AMLP’s Shrinking Investor Base

The Alerian MLP ETF (AMLP) remains the largest ETF in the sector, in spite of its ruinous tax drag (see MLP Funds Made for Uncle Sam) and long term returns that are less than half of its index. It’s been a commercial success for its promoters but unfortunately, a disastrous investment for many holders.

However, there are signs that AMLP’s fan base is slipping. Its share count’s steady growth abruptly stopped last summer. Since then, shares outstanding are down over 8%. Half of that drop has come this year.

AMLP Share Count

Midstream energy infrastructure has been a frustrating sector to be sure, and to some degree AMLP flows reflect broader investor sentiment. Through 2014 assets grew, and even during the 2014-16 energy collapse AMLP’s share count increased.

But since last summer, there’s increasing evidence of lost market share. Figures from JPMorgan show AMLP experienced 2H18 outflows of $942MM, a disproportionate share of the sector’s $2.9BN outflows during that period.

Market direction doesn’t seem to make much difference. Last year’s outflows coincided with sector weakness, but outflows have continued this year even though midstream energy infrastructure has been a leading market performer. AMLP’s 2019 outflows have roughly cancelled out inflows to other funds.

Back in 2010 when AMLP was launched, there was clearly investor demand for MLP exposure that avoided K-1s. The corporate tax drag meant AMLP, an index fund, could never come close to matching its index. Buyers overlooked or were unaware of this weakness.

Much has changed over the years. MLPs used to be synonymous with pipelines, but the limited investor base has led many large companies to convert to corporations. Today, North American midstream energy infrastructure is two thirds corporations by market cap (see Pipelines’ New Look).

The MLP structure remains tax-efficient, but its income-seeking investor base has proven to be a fickle source of equity capital. So those MLPs that remain, such as Enterprise Products Partners (EPD), do so because they don’t need to issue equity. There were no MLP IPOs in 2018. Blackstone recently announced plans to convert from a partnership to a corporation, concluding that the K-1s were not worth the trouble.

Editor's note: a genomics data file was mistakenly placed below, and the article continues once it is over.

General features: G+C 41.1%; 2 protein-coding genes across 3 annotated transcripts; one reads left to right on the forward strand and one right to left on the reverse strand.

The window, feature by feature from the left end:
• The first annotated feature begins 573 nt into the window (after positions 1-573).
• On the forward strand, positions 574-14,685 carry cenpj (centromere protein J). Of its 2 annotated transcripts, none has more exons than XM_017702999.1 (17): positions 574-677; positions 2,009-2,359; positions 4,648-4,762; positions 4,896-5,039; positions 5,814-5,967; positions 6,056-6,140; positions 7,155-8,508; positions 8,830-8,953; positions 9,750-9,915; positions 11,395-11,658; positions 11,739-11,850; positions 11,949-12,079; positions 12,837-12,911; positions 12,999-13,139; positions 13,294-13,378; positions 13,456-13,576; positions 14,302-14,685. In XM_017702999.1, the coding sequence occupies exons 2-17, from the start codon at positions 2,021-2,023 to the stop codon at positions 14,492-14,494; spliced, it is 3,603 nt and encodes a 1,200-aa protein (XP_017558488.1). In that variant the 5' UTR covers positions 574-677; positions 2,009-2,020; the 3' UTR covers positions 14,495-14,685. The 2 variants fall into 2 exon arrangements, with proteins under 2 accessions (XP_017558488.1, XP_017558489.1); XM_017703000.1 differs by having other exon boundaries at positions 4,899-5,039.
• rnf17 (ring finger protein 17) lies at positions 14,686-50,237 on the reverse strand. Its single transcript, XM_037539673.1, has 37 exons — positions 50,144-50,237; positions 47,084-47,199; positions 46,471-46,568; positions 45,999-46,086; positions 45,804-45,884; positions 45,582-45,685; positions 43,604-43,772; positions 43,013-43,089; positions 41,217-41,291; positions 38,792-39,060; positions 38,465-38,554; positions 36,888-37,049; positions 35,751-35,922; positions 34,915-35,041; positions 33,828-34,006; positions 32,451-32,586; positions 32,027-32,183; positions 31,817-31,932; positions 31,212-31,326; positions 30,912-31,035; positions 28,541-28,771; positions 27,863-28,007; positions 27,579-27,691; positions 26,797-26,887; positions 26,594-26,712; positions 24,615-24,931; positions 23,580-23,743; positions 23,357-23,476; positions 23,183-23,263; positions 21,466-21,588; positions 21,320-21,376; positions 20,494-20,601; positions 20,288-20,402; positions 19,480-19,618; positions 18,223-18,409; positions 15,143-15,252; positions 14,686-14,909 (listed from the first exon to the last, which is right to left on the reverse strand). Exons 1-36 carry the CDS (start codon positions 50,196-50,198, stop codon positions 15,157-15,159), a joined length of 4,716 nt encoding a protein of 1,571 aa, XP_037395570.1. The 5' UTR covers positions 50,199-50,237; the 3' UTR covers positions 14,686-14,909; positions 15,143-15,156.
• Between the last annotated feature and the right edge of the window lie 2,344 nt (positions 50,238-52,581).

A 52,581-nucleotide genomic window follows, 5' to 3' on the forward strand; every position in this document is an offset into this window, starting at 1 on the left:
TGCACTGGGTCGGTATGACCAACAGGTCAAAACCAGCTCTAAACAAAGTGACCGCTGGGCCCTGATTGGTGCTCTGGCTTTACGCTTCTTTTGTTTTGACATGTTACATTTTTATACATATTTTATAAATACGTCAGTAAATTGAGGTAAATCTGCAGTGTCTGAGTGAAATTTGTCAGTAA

The shrinking pool of MLPs reflects this change (see Are MLPs Going Away?). AMLP’s 100% MLP exposure omits many of the biggest pipeline corporations.

AMLP also holds an ignominious position on the Top Ten “Money Burned” ETFs posted on Twitter recently. The sector’s poor performance has a lot to do with this, but the corporate tax drag on top of poor results was enough to gain AMLP entry to the list.

The steady erosion of AMLP’s investor base suggests that investors are starting to acknowledge the ruinous tax drag and the switch away from MLPs to corporations.

Since AMLP holders are deciding to exit, it suggests that MLP prices will continue to experience downward pressure relative to corporations, a trend that has been well established this year. The sector is cheap, but broad energy infrastructure exposure that includes corporations will continue to deliver better results than a narrow, MLP-only approach. AMLP owners should sell, probably taking a tax loss, and move into a more diversified product.

Regular readers will be familiar with our blog posts on the topic, and so now are many investors.


We are invested in EPD and short AMLP.

SL Advisors is the sub-advisor to the Catalyst MLP & Infrastructure Fund.  To learn more about the Fund,  please click here.

SL Advisors is also the advisor to an ETF (

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